The UK’s National Institute for Health and Care Excellence (Nice) has recommended BioMarin Pharmaceutical’s elosulfase alfa (Vimizin) to treat mucopolysaccharidosis type 4A (MPS 4A / Morquio A syndrome).

As per the final draft guidance published by NICE, the therapy is intended for routine use in the National Health Service (NHS) to treat the rare, severely life-limiting ailment. 

With the latest development, elosulfase alfa becomes the first disease-modifying therapy to be recommended by NICE for routine NHS use for MPS 4A.

Administered intravenously once every week, elosulfase alfa is a substitute for an enzyme that is deficient in MPS 4A patients.  

The recommendation comes after assessing real-world data from 69 individuals treated with elosulfase alfa since 2015 under a managed access agreement. 

According to the trial findings, data obtained through the managed access agreement and specialist clinical opinion showed that the treatment with elosulfase alfa offered certain long-term benefits that indicate deceleration of MPS 4A progression.

How well do you really know your competitors?

Access the most comprehensive Company Profiles on the market, powered by GlobalData. Save hours of research. Gain competitive edge.

Company Profile – free sample

Thank you!

Your download email will arrive shortly

Not ready to buy yet? Download a free sample

We are confident about the unique quality of our Company Profiles. However, we want you to make the most beneficial decision for your business, so we offer a free sample that you can download by submitting the below form

By GlobalData
Visit our Privacy Policy for more information about our services, how we may use, process and share your personal data, including information of your rights in respect of your personal data and how you can unsubscribe from future marketing communications. Our services are intended for corporate subscribers and you warrant that the email address submitted is your corporate email address.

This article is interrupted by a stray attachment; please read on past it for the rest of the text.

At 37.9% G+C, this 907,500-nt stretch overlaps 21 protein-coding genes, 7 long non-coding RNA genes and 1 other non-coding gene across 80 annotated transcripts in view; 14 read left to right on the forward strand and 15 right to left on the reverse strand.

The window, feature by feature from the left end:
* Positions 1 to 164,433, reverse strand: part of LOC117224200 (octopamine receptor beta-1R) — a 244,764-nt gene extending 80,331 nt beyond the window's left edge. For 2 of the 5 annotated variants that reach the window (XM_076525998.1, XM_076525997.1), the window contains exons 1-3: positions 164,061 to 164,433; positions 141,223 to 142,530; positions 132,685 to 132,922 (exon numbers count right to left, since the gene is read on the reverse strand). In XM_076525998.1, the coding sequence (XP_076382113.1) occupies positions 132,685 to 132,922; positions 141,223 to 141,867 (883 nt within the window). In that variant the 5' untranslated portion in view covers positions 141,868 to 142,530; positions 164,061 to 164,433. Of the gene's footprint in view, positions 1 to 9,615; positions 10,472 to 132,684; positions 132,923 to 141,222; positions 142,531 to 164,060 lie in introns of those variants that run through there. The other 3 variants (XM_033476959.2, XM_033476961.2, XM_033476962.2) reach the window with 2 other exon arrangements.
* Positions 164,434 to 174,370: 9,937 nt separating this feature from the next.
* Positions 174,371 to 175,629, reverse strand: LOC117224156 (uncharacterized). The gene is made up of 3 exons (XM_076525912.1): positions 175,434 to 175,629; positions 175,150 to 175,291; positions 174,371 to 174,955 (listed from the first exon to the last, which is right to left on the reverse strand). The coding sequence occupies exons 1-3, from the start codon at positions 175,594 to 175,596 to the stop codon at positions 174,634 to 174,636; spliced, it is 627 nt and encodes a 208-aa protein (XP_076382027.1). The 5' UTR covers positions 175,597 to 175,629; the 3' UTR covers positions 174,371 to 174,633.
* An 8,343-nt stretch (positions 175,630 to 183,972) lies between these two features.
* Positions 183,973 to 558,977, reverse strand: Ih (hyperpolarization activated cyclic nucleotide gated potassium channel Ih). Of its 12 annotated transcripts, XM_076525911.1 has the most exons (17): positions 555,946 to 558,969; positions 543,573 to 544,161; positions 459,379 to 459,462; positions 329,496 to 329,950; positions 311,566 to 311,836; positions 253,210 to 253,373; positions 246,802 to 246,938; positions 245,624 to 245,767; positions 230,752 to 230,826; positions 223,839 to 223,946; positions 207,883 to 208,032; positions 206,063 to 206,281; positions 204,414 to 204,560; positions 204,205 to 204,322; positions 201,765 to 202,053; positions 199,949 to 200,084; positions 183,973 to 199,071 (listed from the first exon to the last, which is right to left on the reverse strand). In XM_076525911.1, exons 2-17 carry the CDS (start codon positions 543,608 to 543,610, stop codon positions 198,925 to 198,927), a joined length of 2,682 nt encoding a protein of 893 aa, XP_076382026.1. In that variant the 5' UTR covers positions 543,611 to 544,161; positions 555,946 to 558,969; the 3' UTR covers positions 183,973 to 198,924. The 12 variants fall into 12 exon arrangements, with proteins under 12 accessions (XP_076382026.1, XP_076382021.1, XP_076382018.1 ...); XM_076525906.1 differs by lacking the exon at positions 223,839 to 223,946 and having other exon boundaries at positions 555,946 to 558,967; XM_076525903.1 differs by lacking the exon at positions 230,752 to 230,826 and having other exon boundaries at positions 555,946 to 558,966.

An inherited lysosomal storage disease, MPS 4A leads to a reduction in life expectancy.

Individuals born with the ailment are deficient in an enzyme that can disintegrate glycosaminoglycans or large sugar molecules that cannot be used by the cells of the body. 

The subsequent glycosaminoglycan build-up in the cells of tissues and organs leads to various symptoms that usually occur in early childhood and deteriorate over time. 

NICE medicines evaluation acting interim director Helen Knight said: “The arrangement to give access to elosulfase alfa while further data was collected on its clinical and cost-effectiveness was the first of its kind to have been attempted in the NHS in England. 

“The announcement demonstrates the value of this approach, with patient groups, clinicians, academics, companies, NICE and NHSE all working together to improve the lives of people with rare diseases.”

In February this year, NICE recommended Seagen’s tucatinib to treat advanced breast cancer patients.